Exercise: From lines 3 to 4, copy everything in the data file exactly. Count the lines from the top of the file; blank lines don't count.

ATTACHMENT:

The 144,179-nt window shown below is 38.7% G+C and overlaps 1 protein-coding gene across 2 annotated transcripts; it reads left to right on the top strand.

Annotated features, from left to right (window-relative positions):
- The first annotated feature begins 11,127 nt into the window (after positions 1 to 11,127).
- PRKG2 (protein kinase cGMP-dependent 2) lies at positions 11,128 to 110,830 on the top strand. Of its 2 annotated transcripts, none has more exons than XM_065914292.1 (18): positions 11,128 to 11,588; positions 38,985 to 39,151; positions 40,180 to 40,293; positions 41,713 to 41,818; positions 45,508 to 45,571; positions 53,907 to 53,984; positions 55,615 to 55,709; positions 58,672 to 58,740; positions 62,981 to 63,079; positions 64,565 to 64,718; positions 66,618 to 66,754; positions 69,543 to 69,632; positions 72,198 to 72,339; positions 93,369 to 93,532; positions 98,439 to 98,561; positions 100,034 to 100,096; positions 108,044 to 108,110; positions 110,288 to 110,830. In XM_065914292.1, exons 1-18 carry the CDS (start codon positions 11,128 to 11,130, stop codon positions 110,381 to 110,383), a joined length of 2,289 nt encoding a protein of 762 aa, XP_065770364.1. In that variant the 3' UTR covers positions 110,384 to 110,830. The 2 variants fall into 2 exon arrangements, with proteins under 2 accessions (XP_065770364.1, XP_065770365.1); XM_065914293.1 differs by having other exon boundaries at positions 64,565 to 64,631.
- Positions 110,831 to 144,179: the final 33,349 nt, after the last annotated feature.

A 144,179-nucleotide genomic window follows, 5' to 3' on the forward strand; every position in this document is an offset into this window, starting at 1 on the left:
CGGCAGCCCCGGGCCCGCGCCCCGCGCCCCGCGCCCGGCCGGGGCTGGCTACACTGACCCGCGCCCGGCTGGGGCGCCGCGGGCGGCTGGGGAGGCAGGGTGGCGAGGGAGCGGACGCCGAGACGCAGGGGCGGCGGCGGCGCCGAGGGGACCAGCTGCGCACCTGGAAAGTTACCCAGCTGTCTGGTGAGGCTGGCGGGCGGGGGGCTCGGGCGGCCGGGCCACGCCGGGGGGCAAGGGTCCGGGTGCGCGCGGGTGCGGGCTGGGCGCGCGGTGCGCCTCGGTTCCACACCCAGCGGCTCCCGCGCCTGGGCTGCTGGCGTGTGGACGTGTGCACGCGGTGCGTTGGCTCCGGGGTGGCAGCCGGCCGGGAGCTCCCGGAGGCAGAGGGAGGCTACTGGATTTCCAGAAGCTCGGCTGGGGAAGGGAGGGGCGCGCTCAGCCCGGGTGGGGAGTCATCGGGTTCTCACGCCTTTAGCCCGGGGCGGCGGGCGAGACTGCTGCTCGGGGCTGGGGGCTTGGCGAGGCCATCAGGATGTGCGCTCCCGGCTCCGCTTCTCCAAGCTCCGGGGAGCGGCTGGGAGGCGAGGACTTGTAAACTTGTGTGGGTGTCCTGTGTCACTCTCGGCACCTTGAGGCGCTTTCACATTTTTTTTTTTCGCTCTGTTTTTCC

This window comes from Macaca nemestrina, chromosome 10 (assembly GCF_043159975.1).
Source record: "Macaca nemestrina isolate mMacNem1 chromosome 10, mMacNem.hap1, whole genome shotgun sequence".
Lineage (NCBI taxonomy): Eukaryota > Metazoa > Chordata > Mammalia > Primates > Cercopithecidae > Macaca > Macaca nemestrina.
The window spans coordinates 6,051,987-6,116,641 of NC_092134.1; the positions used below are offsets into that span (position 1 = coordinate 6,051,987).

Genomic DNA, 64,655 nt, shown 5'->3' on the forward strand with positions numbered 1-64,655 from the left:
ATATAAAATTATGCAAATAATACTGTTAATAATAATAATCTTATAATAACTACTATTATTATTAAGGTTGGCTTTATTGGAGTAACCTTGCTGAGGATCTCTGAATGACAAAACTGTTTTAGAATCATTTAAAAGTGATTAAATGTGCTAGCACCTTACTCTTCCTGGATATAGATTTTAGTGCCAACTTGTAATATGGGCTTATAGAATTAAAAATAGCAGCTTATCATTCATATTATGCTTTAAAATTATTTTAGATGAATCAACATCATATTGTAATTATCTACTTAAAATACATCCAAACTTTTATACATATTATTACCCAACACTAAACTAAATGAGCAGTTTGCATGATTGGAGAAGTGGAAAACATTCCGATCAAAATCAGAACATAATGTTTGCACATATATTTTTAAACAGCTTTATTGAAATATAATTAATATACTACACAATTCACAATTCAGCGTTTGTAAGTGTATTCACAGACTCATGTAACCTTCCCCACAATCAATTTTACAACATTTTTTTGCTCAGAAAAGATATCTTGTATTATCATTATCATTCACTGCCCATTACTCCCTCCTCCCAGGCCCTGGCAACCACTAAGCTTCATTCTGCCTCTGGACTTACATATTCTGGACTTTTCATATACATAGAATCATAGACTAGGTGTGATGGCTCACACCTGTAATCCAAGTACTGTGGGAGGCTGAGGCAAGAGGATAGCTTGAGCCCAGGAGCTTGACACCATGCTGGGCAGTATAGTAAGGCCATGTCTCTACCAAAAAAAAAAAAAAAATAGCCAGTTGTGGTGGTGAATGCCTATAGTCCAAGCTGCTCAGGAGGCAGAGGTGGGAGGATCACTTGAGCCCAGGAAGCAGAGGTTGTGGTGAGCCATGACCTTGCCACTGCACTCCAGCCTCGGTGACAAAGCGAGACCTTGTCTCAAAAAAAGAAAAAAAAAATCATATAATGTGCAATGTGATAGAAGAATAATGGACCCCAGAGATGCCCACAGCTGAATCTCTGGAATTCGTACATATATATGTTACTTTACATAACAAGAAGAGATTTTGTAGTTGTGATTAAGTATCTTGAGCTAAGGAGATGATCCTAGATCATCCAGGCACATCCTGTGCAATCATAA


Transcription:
- The first annotated feature begins 11,127 nt into the window (after positions 1 to 11,127).
- PRKG2 (protein kinase cGMP-dependent 2) lies at positions 11,128 to 110,830 on the top strand. Of its 2 annotated transcripts, none has more exons than XM_065914292.1 (18): positions 11,128 to 11,588; positions 38,985 to 39,151; positions 40,180 to 40,293; positions 41,713 to 41,818; positions 45,508 to 45,571; positions 53,907 to 53,984; positions 55,615 to 55,709; positions 58,672 to 58,740; positions 62,981 to 63,079; positions 64,565 to 64,718; positions 66,618 to 66,754; positions 69,543 to 69,632; positions 72,198 to 72,339; positions 93,369 to 93,532; positions 98,439 to 98,561; positions 100,034 to 100,096; positions 108,044 to 108,110; positions 110,288 to 110,830. In XM_065914292.1, exons 1-18 carry the CDS (start codon positions 11,128 to 11,130, stop codon positions 110,381 to 110,383), a joined length of 2,289 nt encoding a protein of 762 aa, XP_065770364.1. In that variant the 3' UTR covers positions 110,384 to 110,830. The 2 variants fall into 2 exon arrangements, with proteins under 2 accessions (XP_065770364.1, XP_065770365.1); XM_065914293.1 differs by having other exon boundaries at positions 64,565 to 64,631.